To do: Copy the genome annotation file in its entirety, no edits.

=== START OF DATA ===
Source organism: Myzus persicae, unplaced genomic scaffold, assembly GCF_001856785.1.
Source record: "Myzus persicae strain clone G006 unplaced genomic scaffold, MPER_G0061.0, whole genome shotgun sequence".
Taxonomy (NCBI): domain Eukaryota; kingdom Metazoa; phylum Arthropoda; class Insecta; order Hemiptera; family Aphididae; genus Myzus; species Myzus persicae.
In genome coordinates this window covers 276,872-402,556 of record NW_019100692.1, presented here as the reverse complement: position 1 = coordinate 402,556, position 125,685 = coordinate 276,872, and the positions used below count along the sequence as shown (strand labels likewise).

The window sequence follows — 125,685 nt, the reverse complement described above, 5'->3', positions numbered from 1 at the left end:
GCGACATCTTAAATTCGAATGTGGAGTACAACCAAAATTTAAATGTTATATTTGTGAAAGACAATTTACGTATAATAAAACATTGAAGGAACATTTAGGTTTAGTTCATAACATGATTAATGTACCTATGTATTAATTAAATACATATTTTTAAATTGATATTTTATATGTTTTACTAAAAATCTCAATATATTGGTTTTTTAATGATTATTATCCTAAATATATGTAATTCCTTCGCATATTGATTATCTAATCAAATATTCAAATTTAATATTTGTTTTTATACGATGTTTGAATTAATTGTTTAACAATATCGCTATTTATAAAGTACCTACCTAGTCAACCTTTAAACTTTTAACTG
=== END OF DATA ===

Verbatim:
Source organism: Myzus persicae, unplaced genomic scaffold, assembly GCF_001856785.1.
Source record: "Myzus persicae strain clone G006 unplaced genomic scaffold, MPER_G0061.0, whole genome shotgun sequence".
Taxonomy (NCBI): domain Eukaryota; kingdom Metazoa; phylum Arthropoda; class Insecta; order Hemiptera; family Aphididae; genus Myzus; species Myzus persicae.
In genome coordinates this window covers 276,872-402,556 of record NW_019100692.1, presented here as the reverse complement: position 1 = coordinate 402,556, position 125,685 = coordinate 276,872, and the positions used below count along the sequence as shown (strand labels likewise).

The window sequence follows — 125,685 nt, the reverse complement described above, 5'->3', positions numbered from 1 at the left end:
GCGACATCTTAAATTCGAATGTGGAGTACAACCAAAATTTAAATGTTATATTTGTGAAAGACAATTTACGTATAATAAAACATTGAAGGAACATTTAGGTTTAGTTCATAACATGATTAATGTACCTATGTATTAATTAAATACATATTTTTAAATTGATATTTTATATGTTTTACTAAAAATCTCAATATATTGGTTTTTTAATGATTATTATCCTAAATATATGTAATTCCTTCGCATATTGATTATCTAATCAAATATTCAAATTTAATATTTGTTTTTATACGATGTTTGAATTAATTGTTTAACAATATCGCTATTTATAAAGTACCTACCTAGTCAACCTTTAAACTTTTAACTG